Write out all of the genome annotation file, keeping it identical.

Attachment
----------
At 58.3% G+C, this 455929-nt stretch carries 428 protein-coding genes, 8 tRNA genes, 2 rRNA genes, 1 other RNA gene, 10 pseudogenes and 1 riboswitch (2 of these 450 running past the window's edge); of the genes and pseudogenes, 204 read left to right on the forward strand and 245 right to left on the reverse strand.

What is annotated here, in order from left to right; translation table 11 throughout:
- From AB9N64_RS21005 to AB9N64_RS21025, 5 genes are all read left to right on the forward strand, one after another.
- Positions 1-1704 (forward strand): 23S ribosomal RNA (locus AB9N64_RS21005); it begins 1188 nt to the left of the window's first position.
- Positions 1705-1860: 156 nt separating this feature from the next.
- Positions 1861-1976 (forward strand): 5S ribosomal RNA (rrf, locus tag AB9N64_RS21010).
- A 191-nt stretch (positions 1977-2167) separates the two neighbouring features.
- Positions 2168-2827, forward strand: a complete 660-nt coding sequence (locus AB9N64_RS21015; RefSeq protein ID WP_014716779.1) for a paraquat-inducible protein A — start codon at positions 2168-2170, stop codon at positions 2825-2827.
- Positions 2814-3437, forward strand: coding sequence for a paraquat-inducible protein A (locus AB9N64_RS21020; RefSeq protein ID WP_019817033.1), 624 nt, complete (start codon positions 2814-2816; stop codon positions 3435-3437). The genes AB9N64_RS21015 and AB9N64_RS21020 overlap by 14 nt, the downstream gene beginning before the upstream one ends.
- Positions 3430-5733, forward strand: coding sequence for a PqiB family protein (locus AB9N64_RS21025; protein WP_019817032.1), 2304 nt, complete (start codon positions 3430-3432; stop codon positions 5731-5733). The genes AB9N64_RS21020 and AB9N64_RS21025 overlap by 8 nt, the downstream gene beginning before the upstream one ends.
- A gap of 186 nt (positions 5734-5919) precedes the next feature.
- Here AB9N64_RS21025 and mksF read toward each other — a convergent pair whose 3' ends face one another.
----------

At 58.3% G+C, this 455929-nt stretch carries 428 protein-coding genes, 8 tRNA genes, 2 rRNA genes, 1 other RNA gene, 10 pseudogenes and 1 riboswitch (2 of these 450 running past the window's edge); of the genes and pseudogenes, 204 read left to right on the forward strand and 245 right to left on the reverse strand.

What is annotated here, in order from left to right; translation table 11 throughout:
- From AB9N64_RS21005 to AB9N64_RS21025, 5 genes are all read left to right on the forward strand, one after another.
- Positions 1-1704 (forward strand): 23S ribosomal RNA (locus AB9N64_RS21005); it begins 1188 nt to the left of the window's first position.
- Positions 1705-1860: 156 nt separating this feature from the next.
- Positions 1861-1976 (forward strand): 5S ribosomal RNA (rrf, locus tag AB9N64_RS21010).
- A 191-nt stretch (positions 1977-2167) separates the two neighbouring features.
- Positions 2168-2827, forward strand: a complete 660-nt coding sequence (locus AB9N64_RS21015; RefSeq protein ID WP_014716779.1) for a paraquat-inducible protein A — start codon at positions 2168-2170, stop codon at positions 2825-2827.
- Positions 2814-3437, forward strand: coding sequence for a paraquat-inducible protein A (locus AB9N64_RS21020; RefSeq protein ID WP_019817033.1), 624 nt, complete (start codon positions 2814-2816; stop codon positions 3435-3437). The genes AB9N64_RS21015 and AB9N64_RS21020 overlap by 14 nt, the downstream gene beginning before the upstream one ends.
- Positions 3430-5733, forward strand: coding sequence for a PqiB family protein (locus AB9N64_RS21025; protein WP_019817032.1), 2304 nt, complete (start codon positions 3430-3432; stop codon positions 5731-5733). The genes AB9N64_RS21020 and AB9N64_RS21025 overlap by 8 nt, the downstream gene beginning before the upstream one ends.
- A gap of 186 nt (positions 5734-5919) precedes the next feature.
- Here AB9N64_RS21025 and mksF read toward each other — a convergent pair whose 3' ends face one another.